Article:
This new Peer Review project replaces 6040-41420-004-00D, “Microbial Ecology of Human Pathogens Relative to Poultry Processing.” Continued an ongoing study to measure the flock prevalence of Campylobacter by weekly sampling of gut contents collected in a commercial broiler slaughter plant. Using data from three years of this collection and readings from a nearby weather station, we tested for a relationship between month of the year, rain fall, and temperature and the prevalence of Campylobacter in broiler flocks. Data has been collected, analyzed and manuscript prepared. Completed a study to determine if any of three different types of Campylobacter selective plating media select for specific subtypes of Campylobacter. Such a selection could skew data towards or away from one subtype and have potential to confound our understanding of Campylobacter ecology. Three types of media were used to detect and isolate Campylobacter from broiler gut contents and carcass rinses (n=100). Forty nine of 100 samples had a Campylobacter positive result on all three media (campy-cefex, campy-line and Rf-Campylobacter agars). Isolates were subjected to whole genome sequencing and the results of sequencing were used to determine MLST sequence type of each isolate. Overall, it was far more likely that all three media recovered the same subtype of Campylobacter from each sample than for any one media to result in the recovery of a different type. These data have been analyzed and a manuscript has been prepared. Antimicrobial processing aids used to kill bacteria on chicken carcasses in the processing plant can lead to a carryover of the killing effect on a carcass rinse sample. This can result in a false negative evaluation of the carcass when the rinsate is later cultured for Salmonella. Such a false negative can confound the processor or regulators in ongoing efforts to monitor Salmonella prevalence. Working with members from the Poultry Microbiological Safety and Processing Research Unit and the Quality and Safety Assessment Research Unit of Athens, Georgia, we have addressed this carry over problem. We have collaboratively defined and tested neutralizers that show promise to control carry-over killing effect of peroxyacetic acid, cetylpyridinium chloride and several other commonly used antimicrobials. More data is being collected to further replicate our results; we expect to have concrete recommendations to halt sanitizer carry-over effect within coming months. Worked with ARS and Food Safety and Inspection Service (FSIS) collaborators to formulate and test a new broiler carcass rinse medium for detection of Salmonella. This new medium is better buffered and has the ability to counter the antimicrobial activity of a wide range of processing chemicals that can be expected to possibly be present on the carcass when rinse sampling is done. Such carry over of antimicrobial activity can confound regulatory oversight relative to detection of Salmonella. The new media has been tested and shown to allow recovery of Salmonella even in presence of antimicrobial carryover. The validation stage for Salmonella is underway currently. FSIS has already begun to use the new medium for regulatory samples in broiler processing plants as of July 1, 2016. Chlorine dioxide drain decontamination: Floor drains in poultry processing plants are commonly colonized by Listeria monocytogenes, which can contaminate finished product. ARS researchers at Athens, Georgia, conceived, designed and conducted experiments to test a novel chlorine dioxide generation and delivery system as a means to sanitize floor drains. The work documented the utility of self-contained pods to significantly lower the number of total aerobic bacteria in floor drains. Further testing was conducted in model floor drains in which a Listeria monocytogenes biofilm was previously established. Conceived of a pre-chill cooking procedure to eliminate all viable bacteria from broiler carcasses prior to shipment to a further processing plant. Wrote and submitted an invention disclosure for the process. Research was conducted with ARS collaborators to test the process of cooking whole broilers before rigor to determine the effect on meat quality. Overall, meat quality as measured by tenderness was not substantially impacted by cooking before chilling. This represents a potential method to eliminate bacterial contamination on broiler meat prior to shipment to a further processing facility for deboning, dicing and other further processing. By avoiding immersion chilling, a processor may also save energy, water, plant space and equipment costs. We have shown that a 0.45 micron nitrocellulose filter placed on top of solid plating medium is useful as a means to eliminate non-Campylobacter contamination from samples with high numbers of both Campylobacter and background bacteria such as broiler feces or gut contents. This year we began a study to determine the rate of Campylobacter passage through filters and onto the growth medium below. We also began to measure the proportion of an inoculum that makes passage through the filter. We hope that these data once fully collected will allow us to use the filter method to quantitatively estimate the cellular density of Campylobacter in a complex, highly contaminated sample. Listeria (L.) monocytogenes can form biofilms and colonize floor drains in poultry processing plants causing potential to contaminate finished poultry meat products or product contact surfaces. Some protozoa, including Tetrahymena, can ingest and kill bacteria. ARS scientists in Athens, Georgia, tested Tetrahymena as a means to control L. monocytogenes numbers in model drain systems both as free swimming planktonic cells and attached to a surface as a biofilm. Preliminary work showed that co-incubation with Tetrahymena can effectively lower the number of viable Listeria monocytogenes cells both in liquid and attached to a surface. Preliminary work has also revealed that adding Tetrahymena to a pre-formed biofilm can lower the numbers of Listeria monocytogenes. Further work is planned to confirm these findings and determine the extent of Tetrahymena activity.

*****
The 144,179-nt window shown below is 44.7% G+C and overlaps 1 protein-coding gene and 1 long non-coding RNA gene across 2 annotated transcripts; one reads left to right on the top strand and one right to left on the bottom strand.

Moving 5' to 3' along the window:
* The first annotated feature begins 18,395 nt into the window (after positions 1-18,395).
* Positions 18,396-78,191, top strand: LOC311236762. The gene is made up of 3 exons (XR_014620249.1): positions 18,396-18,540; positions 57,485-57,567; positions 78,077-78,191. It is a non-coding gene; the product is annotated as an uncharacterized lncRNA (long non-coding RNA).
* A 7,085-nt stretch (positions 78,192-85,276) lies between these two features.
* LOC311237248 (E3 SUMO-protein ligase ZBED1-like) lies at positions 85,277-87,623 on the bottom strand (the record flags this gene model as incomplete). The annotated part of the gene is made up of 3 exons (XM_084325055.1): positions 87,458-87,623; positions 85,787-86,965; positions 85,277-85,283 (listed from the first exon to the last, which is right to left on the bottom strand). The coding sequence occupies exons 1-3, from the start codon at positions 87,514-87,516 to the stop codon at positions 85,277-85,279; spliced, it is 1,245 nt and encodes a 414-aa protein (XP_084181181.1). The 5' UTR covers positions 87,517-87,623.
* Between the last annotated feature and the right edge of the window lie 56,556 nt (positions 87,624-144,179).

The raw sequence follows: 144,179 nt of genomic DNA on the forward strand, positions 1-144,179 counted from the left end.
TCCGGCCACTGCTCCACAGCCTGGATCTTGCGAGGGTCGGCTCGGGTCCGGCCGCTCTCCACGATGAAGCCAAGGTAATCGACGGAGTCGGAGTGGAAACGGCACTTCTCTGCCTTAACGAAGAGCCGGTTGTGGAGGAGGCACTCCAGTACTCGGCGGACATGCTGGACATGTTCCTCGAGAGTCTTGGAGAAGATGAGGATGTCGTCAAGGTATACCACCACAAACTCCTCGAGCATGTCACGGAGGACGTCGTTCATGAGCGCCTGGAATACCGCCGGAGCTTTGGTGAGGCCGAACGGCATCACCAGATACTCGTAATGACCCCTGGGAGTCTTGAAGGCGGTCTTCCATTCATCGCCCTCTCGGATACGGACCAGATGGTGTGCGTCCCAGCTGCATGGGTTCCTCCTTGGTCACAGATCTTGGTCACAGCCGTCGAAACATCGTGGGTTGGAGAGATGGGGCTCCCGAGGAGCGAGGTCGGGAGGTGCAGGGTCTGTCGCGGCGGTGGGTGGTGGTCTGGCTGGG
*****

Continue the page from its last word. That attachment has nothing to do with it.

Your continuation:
5. Significant Activities that Support Special Target Populations: